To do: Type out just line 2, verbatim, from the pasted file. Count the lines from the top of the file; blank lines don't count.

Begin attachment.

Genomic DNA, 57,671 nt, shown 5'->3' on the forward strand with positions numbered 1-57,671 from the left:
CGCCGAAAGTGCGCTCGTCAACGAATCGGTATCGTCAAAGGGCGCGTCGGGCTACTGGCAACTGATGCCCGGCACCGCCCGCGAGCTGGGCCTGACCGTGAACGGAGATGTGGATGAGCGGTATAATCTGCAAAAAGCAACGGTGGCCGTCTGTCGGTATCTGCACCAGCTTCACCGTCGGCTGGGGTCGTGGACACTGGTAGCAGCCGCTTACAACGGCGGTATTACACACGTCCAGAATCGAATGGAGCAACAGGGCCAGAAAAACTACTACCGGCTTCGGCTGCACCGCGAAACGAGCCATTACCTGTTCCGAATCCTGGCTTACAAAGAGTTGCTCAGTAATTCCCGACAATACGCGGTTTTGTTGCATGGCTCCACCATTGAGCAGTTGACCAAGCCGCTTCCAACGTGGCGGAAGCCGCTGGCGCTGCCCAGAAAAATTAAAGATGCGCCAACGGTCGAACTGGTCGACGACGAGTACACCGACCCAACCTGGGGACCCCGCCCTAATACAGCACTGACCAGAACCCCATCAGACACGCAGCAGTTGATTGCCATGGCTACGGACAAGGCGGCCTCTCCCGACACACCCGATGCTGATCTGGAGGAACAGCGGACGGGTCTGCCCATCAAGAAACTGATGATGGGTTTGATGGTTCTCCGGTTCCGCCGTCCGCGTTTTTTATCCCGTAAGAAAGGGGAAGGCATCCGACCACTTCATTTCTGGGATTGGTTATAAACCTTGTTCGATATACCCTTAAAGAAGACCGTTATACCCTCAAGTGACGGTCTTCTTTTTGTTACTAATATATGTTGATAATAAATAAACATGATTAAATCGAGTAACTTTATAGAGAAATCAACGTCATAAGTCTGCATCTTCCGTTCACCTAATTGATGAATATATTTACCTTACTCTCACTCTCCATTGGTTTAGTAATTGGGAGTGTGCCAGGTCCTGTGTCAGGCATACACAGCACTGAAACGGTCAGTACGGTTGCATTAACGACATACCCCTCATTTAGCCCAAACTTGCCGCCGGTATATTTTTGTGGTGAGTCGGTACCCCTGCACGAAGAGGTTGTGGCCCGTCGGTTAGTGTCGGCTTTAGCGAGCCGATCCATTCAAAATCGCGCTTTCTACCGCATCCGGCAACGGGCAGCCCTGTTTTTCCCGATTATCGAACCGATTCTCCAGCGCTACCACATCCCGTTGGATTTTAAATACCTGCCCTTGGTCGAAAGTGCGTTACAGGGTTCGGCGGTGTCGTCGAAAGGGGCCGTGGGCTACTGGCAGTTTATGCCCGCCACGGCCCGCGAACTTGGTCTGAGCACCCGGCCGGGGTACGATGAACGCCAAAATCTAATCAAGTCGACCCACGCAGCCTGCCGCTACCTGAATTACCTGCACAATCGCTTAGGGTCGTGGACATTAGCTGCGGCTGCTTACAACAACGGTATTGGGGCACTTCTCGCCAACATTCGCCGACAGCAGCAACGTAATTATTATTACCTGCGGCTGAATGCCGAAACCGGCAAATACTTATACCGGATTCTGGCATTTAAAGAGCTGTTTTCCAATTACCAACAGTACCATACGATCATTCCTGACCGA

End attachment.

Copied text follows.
CGCCGAAAGTGCGCTCGTCAACGAATCGGTATCGTCAAAGGGCGCGTCGGGCTACTGGCAACTGATGCCCGGCACCGCCCGCGAGCTGGGCCTGACCGTGAACGGAGATGTGGATGAGCGGTATAATCTGCAAAAAGCAACGGTGGCCGTCTGTCGGTATCTGCACCAGCTTCACCGTCGGCTGGGGTCGTGGACACTGGTAGCAGCCGCTTACAACGGCGGTATTACACACGTCCAGAATCGAATGGAGCAACAGGGCCAGAAAAACTACTACCGGCTTCGGCTGCACCGCGAAACGAGCCATTACCTGTTCCGAATCCTGGCTTACAAAGAGTTGCTCAGTAATTCCCGACAATACGCGGTTTTGTTGCATGGCTCCACCATTGAGCAGTTGACCAAGCCGCTTCCAACGTGGCGGAAGCCGCTGGCGCTGCCCAGAAAAATTAAAGATGCGCCAACGGTCGAACTGGTCGACGACGAGTACACCGACCCAACCTGGGGACCCCGCCCTAATACAGCACTGACCAGAACCCCATCAGACACGCAGCAGTTGATTGCCATGGCTACGGACAAGGCGGCCTCTCCCGACACACCCGATGCTGATCTGGAGGAACAGCGGACGGGTCTGCCCATCAAGAAACTGATGATGGGTTTGATGGTTCTCCGGTTCCGCCGTCCGCGTTTTTTATCCCGTAAGAAAGGGGAAGGCATCCGACCACTTCATTTCTGGGATTGGTTATAAACCTTGTTCGATATACCCTTAAAGAAGACCGTTATACCCTCAAGTGACGGTCTTCTTTTTGTTACTAATATATGTTGATAATAAATAAACATGATTAAATCGAGTAACTTTATAGAGAAATCAACGTCATAAGTCTGCATCTTCCGTTCACCTAATTGATGAATATATTTACCTTACTCTCACTCTCCATTGGTTTAGTAATTGGGAGTGTGCCAGGTCCTGTGTCAGGCATACACAGCACTGAAACGGTCAGTACGGTTGCATTAACGACATACCCCTCATTTAGCCCAAACTTGCCGCCGGTATATTTTTGTGGTGAGTCGGTACCCCTGCACGAAGAGGTTGTGGCCCGTCGGTTAGTGTCGGCTTTAGCGAGCCGATCCATTCAAAATCGCGCTTTCTACCGCATCCGGCAACGGGCAGCCCTGTTTTTCCCGATTATCGAACCGATTCTCCAGCGCTACCACATCCCGTTGGATTTTAAATACCTGCCCTTGGTCGAAAGTGCGTTACAGGGTTCGGCGGTGTCGTCGAAAGGGGCCGTGGGCTACTGGCAGTTTATGCCCGCCACGGCCCGCGAACTTGGTCTGAGCACCCGGCCGGGGTACGATGAACGCCAAAATCTAATCAAGTCGACCCACGCAGCCTGCCGCTACCTGAATTACCTGCACAATCGCTTAGGGTCGTGGACATTAGCTGCGGCTGCTTACAACAACGGTATTGGGGCACTTCTCGCCAACATTCGCCGACAGCAGCAACGTAATTATTATTACCTGCGGCTGAATGCCGAAACCGGCAAATACTTATACCGGATTCTGGCATTTAAAGAGCTGTTTTCCAATTACCAACAGTACCATACGATCATTCCTGACCGA